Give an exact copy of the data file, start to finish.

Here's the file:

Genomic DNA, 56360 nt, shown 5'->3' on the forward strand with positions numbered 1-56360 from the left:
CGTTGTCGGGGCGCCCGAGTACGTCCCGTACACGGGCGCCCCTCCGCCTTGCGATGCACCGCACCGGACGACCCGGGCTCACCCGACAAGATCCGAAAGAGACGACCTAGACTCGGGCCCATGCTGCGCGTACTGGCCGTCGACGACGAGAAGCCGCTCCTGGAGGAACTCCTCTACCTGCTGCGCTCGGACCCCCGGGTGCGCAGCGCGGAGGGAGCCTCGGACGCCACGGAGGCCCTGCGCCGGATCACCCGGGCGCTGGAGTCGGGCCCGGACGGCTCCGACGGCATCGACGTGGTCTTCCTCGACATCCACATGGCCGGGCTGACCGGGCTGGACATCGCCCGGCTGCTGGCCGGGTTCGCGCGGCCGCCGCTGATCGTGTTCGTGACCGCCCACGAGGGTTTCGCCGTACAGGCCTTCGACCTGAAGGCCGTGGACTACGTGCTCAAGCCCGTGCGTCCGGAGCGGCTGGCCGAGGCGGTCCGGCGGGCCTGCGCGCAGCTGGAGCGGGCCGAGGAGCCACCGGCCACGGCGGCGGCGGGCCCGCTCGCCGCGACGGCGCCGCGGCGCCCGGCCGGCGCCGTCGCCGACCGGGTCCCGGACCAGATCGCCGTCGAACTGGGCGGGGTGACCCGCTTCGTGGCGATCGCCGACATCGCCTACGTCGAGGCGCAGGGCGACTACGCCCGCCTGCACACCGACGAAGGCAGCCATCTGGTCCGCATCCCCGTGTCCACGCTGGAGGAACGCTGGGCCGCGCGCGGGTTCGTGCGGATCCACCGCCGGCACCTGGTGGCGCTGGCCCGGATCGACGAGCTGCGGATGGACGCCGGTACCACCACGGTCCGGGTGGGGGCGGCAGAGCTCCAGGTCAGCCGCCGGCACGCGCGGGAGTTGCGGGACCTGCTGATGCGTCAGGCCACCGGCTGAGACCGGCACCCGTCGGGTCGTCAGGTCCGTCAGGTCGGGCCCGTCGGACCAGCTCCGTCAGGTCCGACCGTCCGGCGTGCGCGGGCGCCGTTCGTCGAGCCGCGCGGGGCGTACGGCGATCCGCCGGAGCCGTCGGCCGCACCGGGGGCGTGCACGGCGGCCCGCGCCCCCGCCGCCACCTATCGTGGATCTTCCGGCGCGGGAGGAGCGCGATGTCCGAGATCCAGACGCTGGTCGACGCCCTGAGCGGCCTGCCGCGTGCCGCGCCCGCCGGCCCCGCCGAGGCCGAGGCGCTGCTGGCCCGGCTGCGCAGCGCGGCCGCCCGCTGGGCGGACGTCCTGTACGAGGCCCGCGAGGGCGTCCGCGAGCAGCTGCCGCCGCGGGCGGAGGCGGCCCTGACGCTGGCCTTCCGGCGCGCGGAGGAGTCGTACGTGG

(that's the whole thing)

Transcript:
Genomic DNA, 56360 nt, shown 5'->3' on the forward strand with positions numbered 1-56360 from the left:
CGTTGTCGGGGCGCCCGAGTACGTCCCGTACACGGGCGCCCCTCCGCCTTGCGATGCACCGCACCGGACGACCCGGGCTCACCCGACAAGATCCGAAAGAGACGACCTAGACTCGGGCCCATGCTGCGCGTACTGGCCGTCGACGACGAGAAGCCGCTCCTGGAGGAACTCCTCTACCTGCTGCGCTCGGACCCCCGGGTGCGCAGCGCGGAGGGAGCCTCGGACGCCACGGAGGCCCTGCGCCGGATCACCCGGGCGCTGGAGTCGGGCCCGGACGGCTCCGACGGCATCGACGTGGTCTTCCTCGACATCCACATGGCCGGGCTGACCGGGCTGGACATCGCCCGGCTGCTGGCCGGGTTCGCGCGGCCGCCGCTGATCGTGTTCGTGACCGCCCACGAGGGTTTCGCCGTACAGGCCTTCGACCTGAAGGCCGTGGACTACGTGCTCAAGCCCGTGCGTCCGGAGCGGCTGGCCGAGGCGGTCCGGCGGGCCTGCGCGCAGCTGGAGCGGGCCGAGGAGCCACCGGCCACGGCGGCGGCGGGCCCGCTCGCCGCGACGGCGCCGCGGCGCCCGGCCGGCGCCGTCGCCGACCGGGTCCCGGACCAGATCGCCGTCGAACTGGGCGGGGTGACCCGCTTCGTGGCGATCGCCGACATCGCCTACGTCGAGGCGCAGGGCGACTACGCCCGCCTGCACACCGACGAAGGCAGCCATCTGGTCCGCATCCCCGTGTCCACGCTGGAGGAACGCTGGGCCGCGCGCGGGTTCGTGCGGATCCACCGCCGGCACCTGGTGGCGCTGGCCCGGATCGACGAGCTGCGGATGGACGCCGGTACCACCACGGTCCGGGTGGGGGCGGCAGAGCTCCAGGTCAGCCGCCGGCACGCGCGGGAGTTGCGGGACCTGCTGATGCGTCAGGCCACCGGCTGAGACCGGCACCCGTCGGGTCGTCAGGTCCGTCAGGTCGGGCCCGTCGGACCAGCTCCGTCAGGTCCGACCGTCCGGCGTGCGCGGGCGCCGTTCGTCGAGCCGCGCGGGGCGTACGGCGATCCGCCGGAGCCGTCGGCCGCACCGGGGGCGTGCACGGCGGCCCGCGCCCCCGCCGCCACCTATCGTGGATCTTCCGGCGCGGGAGGAGCGCGATGTCCGAGATCCAGACGCTGGTCGACGCCCTGAGCGGCCTGCCGCGTGCCGCGCCCGCCGGCCCCGCCGAGGCCGAGGCGCTGCTGGCCCGGCTGCGCAGCGCGGCCGCCCGCTGGGCGGACGTCCTGTACGAGGCCCGCGAGGGCGTCCGCGAGCAGCTGCCGCCGCGGGCGGAGGCGGCCCTGACGCTGGCCTTCCGGCGCGCGGAGGAGTCGTACGTGG